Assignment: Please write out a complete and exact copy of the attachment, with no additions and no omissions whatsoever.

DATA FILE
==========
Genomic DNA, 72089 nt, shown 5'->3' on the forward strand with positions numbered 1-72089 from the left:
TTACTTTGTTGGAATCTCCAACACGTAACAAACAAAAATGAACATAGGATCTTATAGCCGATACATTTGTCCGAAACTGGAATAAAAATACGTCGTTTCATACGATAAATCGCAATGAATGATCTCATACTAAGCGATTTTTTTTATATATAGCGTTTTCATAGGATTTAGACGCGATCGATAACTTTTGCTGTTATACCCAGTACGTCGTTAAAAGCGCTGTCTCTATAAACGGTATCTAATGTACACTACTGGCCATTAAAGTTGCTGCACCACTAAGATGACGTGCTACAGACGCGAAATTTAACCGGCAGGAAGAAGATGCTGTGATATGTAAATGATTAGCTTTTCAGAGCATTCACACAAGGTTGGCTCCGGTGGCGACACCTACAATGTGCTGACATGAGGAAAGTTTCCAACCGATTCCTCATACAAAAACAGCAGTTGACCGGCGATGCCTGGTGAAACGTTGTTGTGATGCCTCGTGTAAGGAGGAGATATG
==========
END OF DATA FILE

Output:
Genomic DNA, 72089 nt, shown 5'->3' on the forward strand with positions numbered 1-72089 from the left:
TTACTTTGTTGGAATCTCCAACACGTAACAAACAAAAATGAACATAGGATCTTATAGCCGATACATTTGTCCGAAACTGGAATAAAAATACGTCGTTTCATACGATAAATCGCAATGAATGATCTCATACTAAGCGATTTTTTTTATATATAGCGTTTTCATAGGATTTAGACGCGATCGATAACTTTTGCTGTTATACCCAGTACGTCGTTAAAAGCGCTGTCTCTATAAACGGTATCTAATGTACACTACTGGCCATTAAAGTTGCTGCACCACTAAGATGACGTGCTACAGACGCGAAATTTAACCGGCAGGAAGAAGATGCTGTGATATGTAAATGATTAGCTTTTCAGAGCATTCACACAAGGTTGGCTCCGGTGGCGACACCTACAATGTGCTGACATGAGGAAAGTTTCCAACCGATTCCTCATACAAAAACAGCAGTTGACCGGCGATGCCTGGTGAAACGTTGTTGTGATGCCTCGTGTAAGGAGGAGATATG